ALEXANDRIA, Minn. — One weekend has me feeling ready for the North Dakota bow hunting season.

I never would have thought that possible a few years ago, but my summer scouting strategies have changed quite a bit in recent years. Years ago, I was addicted to checking cameras and diving into bedding areas frequently in June and July. It felt like I never had enough time to accomplish everything I wanted to get done in the woods.

Today, I run about five game cameras between Minnesota and North Dakota that I check once before the bow opener and then shift over areas I want to get information on for future seasons.

This change in strategy was born out of the fact that I did not want to spend a ton of money piling up a huge amount of cameras, but also out of necessity.

I would get pictures of good bucks, but I never saw them in the bow stand. I don’t use cell cameras, so going into the timber every two weeks was doing me no good come September. Maybe I am over analyzing things, but the pieces I hunt are all shared properties, and I have become a full believer in limiting pressure even in the summer.

Detailed scouting on foot, mostly in the late winter and early spring, and analyzing what I see in the stand to understand how deer use the terrain has become my focus.

I have seen my buck encounters increase by a lot the last three seasons, even as I have relied on cameras much less. I really believe better access to stands in season and a less-is-more approach in the summer has played a part in that.

This past weekend in North Dakota is a good example of my scouting strategy now as my buddy, Tyler Notch of Alexandria, and I drove out to look at properties we have permission on.

These are all river-bottom properties in farm country. In North Dakota, that often means relatively narrow strips of timber between the river and crop fields. Anywhere the tree canopy opens up to let sunlight in along the bank creates thick vegetation that is great bedding.

Tyler and I set out with expandable Hooyman saws with a plan to prepare as many trees as we could for our hunting saddles so we were ready for any wind.

All of the spots we prepared had to feel like the perfect tree in terms of its location for a shot opportunity. Only hunting will tell us with 100% certainty if we were right, but river bottoms are so fun to hunt because subtle terrain features that dictate movement are often found. Instead of setting up anywhere along a beaten down trail, we were looking for the spot within a spot.

Our first set-up came after finding a faint trail we anticipate bucks using to get downwind of a wider stretch of timber where three trails come together. This will put us in a tree right up against the river that will discourage bucks from catching our wind while they use that less-used trail to utilize their nose to scan the entire area for does.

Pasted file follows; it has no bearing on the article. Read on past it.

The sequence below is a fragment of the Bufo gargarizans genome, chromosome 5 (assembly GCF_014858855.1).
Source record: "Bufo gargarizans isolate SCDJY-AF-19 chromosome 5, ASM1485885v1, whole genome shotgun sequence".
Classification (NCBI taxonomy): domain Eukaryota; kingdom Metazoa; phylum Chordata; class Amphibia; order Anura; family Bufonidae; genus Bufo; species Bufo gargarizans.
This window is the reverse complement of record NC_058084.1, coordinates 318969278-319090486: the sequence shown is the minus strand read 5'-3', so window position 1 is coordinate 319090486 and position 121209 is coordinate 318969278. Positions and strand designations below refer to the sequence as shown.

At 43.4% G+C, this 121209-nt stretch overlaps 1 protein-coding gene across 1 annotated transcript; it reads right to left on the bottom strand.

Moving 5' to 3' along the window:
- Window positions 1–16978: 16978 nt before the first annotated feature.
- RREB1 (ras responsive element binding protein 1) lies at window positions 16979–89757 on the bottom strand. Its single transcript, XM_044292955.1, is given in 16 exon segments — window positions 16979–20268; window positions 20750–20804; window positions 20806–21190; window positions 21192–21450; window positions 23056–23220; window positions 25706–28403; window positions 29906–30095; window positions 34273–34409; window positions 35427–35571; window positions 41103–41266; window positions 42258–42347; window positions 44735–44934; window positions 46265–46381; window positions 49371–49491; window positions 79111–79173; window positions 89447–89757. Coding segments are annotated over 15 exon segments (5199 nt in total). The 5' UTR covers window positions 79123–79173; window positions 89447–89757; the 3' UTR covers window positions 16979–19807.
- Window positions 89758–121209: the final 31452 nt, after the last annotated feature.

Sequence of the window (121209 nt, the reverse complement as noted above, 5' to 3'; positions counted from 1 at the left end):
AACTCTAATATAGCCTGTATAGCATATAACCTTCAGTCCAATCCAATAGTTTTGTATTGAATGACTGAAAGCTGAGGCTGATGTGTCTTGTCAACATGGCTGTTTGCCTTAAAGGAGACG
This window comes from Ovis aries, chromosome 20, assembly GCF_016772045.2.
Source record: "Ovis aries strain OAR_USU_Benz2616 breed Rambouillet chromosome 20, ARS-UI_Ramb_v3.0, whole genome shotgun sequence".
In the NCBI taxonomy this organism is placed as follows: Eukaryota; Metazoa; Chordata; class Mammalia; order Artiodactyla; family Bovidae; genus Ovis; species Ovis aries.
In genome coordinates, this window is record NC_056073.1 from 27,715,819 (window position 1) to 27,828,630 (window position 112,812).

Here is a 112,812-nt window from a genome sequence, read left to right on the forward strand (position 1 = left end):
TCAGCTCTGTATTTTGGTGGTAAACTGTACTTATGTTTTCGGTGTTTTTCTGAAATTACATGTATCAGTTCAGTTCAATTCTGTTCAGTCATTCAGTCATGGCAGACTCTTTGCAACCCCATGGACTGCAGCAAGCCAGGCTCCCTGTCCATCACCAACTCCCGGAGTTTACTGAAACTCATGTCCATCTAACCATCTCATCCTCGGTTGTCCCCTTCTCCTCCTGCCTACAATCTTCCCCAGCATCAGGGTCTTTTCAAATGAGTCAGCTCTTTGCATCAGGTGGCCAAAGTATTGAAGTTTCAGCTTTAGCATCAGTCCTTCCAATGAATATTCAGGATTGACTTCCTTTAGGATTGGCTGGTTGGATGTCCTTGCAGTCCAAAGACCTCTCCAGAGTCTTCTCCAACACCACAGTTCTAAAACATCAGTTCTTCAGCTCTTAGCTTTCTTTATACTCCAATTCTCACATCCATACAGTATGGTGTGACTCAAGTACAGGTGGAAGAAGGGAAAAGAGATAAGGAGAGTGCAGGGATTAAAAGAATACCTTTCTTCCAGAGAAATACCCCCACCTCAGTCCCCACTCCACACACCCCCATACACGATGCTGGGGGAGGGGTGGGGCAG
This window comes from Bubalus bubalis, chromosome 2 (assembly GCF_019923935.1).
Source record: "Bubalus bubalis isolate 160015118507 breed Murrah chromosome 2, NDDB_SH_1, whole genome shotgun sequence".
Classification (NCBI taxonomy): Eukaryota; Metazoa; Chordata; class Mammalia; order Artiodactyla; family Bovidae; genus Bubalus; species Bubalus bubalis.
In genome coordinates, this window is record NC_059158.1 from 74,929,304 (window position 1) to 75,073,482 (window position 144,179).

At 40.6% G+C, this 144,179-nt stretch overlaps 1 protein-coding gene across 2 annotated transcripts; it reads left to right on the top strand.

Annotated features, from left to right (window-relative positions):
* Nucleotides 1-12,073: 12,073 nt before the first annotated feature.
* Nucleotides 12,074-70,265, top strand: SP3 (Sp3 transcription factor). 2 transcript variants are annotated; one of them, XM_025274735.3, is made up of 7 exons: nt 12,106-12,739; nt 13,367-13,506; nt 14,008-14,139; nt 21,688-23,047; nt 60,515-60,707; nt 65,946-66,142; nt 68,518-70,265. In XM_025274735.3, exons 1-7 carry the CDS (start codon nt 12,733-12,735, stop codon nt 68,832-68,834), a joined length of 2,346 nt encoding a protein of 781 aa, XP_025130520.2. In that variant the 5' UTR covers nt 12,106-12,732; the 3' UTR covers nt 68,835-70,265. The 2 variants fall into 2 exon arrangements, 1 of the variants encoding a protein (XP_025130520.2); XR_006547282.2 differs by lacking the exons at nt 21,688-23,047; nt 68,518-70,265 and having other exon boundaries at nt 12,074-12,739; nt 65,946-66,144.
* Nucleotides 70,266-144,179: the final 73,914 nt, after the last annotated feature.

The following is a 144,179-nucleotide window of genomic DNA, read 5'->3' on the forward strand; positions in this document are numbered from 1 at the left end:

Eric Morken prepares a trees on June 27 in North Dakota for this fall's deer season. A weekend's worth of summer scouting and preparing stand or saddle locations for multiple winds can make for a much more confident approach come fall with the ability to sneak into a tree almost undetected when the time is right. (Photo by Tyler Notch)
Eric Morken prepares a trees on June 27 in North Dakota for this fall's deer season. A weekend's worth of summer scouting and preparing stand or saddle locations for multiple winds can make for a much more confident approach come fall with the ability to sneak into a tree almost undetected when the time is right. (Photo by Tyler Notch)

Most of the trees we prepared came in subtle pinch points. They are not classic bottlenecks that show up on an aerial map. Instead, they are dictated by weather events, and they can change from year to year. That’s why it’s important to walk the land each summer before the season.

There are almost always slight topography changes on narrow strips of river bottom like this. Dead timber brought in by flooding gathers into low areas. That deadfall or water left standing in the fall on wet years creates amazing funnels in the right locations.

Huge rain events in recent years have caused a lot of erosion. River banks change and small drainages form. We found a worn-down creek crossing off the main river this past weekend that was not nearly as noticeable when I first hunted the property two years ago.

High water levels have created much steeper banks on that drainage, leaving deer with really one spot to travel. There are areas like that where you find them by getting boots on the ground, and then there are those that do jump off the page on a map.

Tyler and I got permission on a farm on Saturday afternoon, and there was one spot in particular I wanted to check out. Narrow ridges on this property are so sharp vertically that it’s almost impossible for deer to travel on many spots.

The topo lines on my OnX Hunt Map were showing one area where there was just enough of a flat shelf running a couple hundred yards. Making it even better, there was a bean field up top surrounded by a long stretch of thick bedding cover.

We got to that flatter ridge and there was a two-foot wide path worn to the mud cutting through the waste-high vegetation. We found where another subtle trail merged with that main path and spent a few minutes preparing two trees for saddles so we have every wind covered.

In one weekend, Tyler and I were able to prepare about 15 trees that we’re excited about.

It’s not hard finding these types of spots, and it doesn’t mean having to battle 90-degree heat and bugs every week.

Commit to one weekend in the summer to seek them out. If you do, you will enter this fall season calm and confident knowing you can slip into a tree with little disturbance when the time is right.